The Deep Space 1 probe was never designed to chase comets. It has no shielding to protect its delicate systems from a pummeling of hypersonic dust. Its solar-cell wings, each 4½ meters (15 feet) wide, make the craft an easy target. The thrust from its ion-propelled engine nudges the craft along too slowly to avoid potential obstacles. And, because Deep Space 1 is primarily a technology-demonstration mission, many of its electronic systems are little more than experimental concepts.
But a comet-chaser it has become. On September 22nd
at about 22:30 Universal Time (3:30 p.m. PDT), Deep Space 1 is programmed to slip past the nucleus of Comet Borrelly at a range of roughly 2,000 kilometers (1,250 miles). Racing through the comet's gas-and-dust coma at 16.5 km (10 miles) per second, the spacecraft will attempt to pivot toward the bright nucleus in order to capture details of its surface. Meanwhile, a plasma spectrometer will "taste" the coma's ionized gases to determine their composition, and sensors that ordinarily monitor the ion engine's performance will record the electromagnetic environment inside the coma.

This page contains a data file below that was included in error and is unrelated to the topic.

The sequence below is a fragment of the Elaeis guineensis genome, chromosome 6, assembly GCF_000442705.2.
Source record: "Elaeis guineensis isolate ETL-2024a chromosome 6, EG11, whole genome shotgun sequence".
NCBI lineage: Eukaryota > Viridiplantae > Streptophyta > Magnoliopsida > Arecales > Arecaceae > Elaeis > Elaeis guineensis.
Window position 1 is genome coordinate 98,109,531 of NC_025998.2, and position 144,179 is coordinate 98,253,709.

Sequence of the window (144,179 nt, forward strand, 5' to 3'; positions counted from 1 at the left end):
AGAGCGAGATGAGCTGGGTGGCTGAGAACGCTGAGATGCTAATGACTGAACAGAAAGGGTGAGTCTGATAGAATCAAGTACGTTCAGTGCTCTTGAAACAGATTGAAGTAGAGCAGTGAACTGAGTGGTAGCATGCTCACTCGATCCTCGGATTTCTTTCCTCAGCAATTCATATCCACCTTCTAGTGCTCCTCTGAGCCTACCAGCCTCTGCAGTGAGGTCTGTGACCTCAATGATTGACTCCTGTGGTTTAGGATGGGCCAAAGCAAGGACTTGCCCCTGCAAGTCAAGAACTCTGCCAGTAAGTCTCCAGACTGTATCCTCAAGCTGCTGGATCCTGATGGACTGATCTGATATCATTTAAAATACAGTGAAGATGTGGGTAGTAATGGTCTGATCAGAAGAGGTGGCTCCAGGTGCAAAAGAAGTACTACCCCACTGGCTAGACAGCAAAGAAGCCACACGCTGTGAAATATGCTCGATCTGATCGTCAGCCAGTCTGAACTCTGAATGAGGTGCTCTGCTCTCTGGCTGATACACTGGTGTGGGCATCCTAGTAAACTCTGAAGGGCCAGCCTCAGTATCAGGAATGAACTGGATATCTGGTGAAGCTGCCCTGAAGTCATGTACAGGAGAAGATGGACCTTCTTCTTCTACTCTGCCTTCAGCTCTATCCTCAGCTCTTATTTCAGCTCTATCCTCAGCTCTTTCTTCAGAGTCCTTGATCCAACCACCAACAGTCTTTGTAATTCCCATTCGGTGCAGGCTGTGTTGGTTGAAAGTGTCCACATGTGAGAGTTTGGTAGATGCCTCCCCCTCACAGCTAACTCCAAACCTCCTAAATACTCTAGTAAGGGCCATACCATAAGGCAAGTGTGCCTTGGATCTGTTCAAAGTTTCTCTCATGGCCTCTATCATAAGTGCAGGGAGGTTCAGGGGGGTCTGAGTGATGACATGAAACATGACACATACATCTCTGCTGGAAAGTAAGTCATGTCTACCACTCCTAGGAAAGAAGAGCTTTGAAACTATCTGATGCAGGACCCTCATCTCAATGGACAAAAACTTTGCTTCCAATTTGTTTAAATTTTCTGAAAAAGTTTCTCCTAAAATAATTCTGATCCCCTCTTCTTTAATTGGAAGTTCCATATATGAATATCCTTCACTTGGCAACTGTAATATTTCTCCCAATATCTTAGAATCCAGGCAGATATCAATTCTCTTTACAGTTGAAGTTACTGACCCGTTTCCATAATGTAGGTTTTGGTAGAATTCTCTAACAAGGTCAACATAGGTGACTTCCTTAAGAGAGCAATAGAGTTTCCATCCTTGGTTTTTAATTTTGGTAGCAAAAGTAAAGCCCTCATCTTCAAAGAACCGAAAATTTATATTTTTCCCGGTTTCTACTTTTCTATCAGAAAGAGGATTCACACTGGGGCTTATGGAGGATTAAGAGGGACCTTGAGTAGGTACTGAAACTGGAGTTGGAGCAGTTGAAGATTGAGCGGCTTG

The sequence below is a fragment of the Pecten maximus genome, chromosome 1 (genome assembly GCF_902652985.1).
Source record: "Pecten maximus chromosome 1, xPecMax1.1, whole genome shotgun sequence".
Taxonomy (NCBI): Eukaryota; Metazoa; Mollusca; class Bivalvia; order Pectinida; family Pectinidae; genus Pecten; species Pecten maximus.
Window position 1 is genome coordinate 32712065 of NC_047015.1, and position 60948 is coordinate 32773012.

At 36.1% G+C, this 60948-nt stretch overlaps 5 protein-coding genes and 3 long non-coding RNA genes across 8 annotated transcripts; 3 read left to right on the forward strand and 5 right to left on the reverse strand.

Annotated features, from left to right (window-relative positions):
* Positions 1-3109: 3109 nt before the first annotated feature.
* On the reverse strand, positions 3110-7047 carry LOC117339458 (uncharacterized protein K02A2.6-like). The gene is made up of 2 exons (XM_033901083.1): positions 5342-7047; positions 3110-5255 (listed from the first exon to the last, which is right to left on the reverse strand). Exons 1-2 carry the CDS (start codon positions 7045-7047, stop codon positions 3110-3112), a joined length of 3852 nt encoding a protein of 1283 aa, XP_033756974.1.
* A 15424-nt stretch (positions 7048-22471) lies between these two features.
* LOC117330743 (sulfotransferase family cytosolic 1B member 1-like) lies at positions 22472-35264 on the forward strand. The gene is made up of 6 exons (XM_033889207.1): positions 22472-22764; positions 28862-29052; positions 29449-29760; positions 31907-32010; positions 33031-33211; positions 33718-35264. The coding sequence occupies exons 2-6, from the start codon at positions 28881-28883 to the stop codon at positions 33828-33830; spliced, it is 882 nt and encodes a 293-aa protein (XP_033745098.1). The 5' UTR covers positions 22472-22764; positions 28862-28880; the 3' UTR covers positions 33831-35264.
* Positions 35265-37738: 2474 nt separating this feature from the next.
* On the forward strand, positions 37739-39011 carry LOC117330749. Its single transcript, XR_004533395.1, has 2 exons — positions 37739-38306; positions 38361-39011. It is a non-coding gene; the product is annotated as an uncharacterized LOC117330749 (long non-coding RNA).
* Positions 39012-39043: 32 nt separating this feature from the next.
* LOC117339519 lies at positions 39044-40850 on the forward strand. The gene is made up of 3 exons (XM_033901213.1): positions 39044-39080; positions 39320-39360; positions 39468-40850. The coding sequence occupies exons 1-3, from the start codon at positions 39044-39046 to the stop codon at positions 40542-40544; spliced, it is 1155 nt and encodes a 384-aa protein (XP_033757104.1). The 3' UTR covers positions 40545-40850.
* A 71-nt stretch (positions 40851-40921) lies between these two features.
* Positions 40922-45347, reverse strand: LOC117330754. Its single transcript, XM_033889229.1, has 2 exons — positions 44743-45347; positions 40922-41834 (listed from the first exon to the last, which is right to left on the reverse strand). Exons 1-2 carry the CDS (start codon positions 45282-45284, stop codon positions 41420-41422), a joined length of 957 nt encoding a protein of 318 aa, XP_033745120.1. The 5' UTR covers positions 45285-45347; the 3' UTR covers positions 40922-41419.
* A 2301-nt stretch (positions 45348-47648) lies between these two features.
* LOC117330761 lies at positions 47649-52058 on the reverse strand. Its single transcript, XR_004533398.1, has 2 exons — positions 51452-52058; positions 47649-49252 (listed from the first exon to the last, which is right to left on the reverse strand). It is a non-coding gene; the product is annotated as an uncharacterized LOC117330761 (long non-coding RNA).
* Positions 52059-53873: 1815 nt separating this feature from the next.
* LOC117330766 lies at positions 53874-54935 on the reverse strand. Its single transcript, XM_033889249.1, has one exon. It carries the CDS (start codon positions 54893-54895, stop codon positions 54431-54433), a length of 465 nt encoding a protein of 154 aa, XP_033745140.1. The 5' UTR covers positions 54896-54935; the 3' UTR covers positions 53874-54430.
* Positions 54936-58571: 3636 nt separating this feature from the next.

All this presumes that the spacecraft can spot the comet early enough to have time to maneuver close to it. Deep Space 1's tracking camera failed in November 1999, just a few months after a mixed-success flyby of asteroid 9969 Braille. So now the "science" camera, known formally as MICAS, must perform the tracking duties. A pointing error of little more than ¼° means that scientists waiting on Earth will see blank computer screens. Yet they will be powerless to correct it from
220 million km away, because at that distance a round-trip radio exchange
takes more than 24 minutes to complete. Flight controllers are also
concerned that the aging spacecraft
will run out of hydrazine fuel for its thrusters before the flyby
Still, the potential for scientific reward is great.
Comet Borrelly (designated 19P) circles the Sun every 6.9 years and
has a reputation for predictable behavior — though in 1994–95
its coma became very elongated. The comet's nucleus, which usually
looks intense and starlike through telescopes, is probably no bigger
than 10 km across. Deep Space 1's flyby will take place just a week
after Borrelly's closest approach to the Sun, so the coma should be
large and active. Amateur astronomers report
that the comet, currently near the Cancer-Gemini border, is about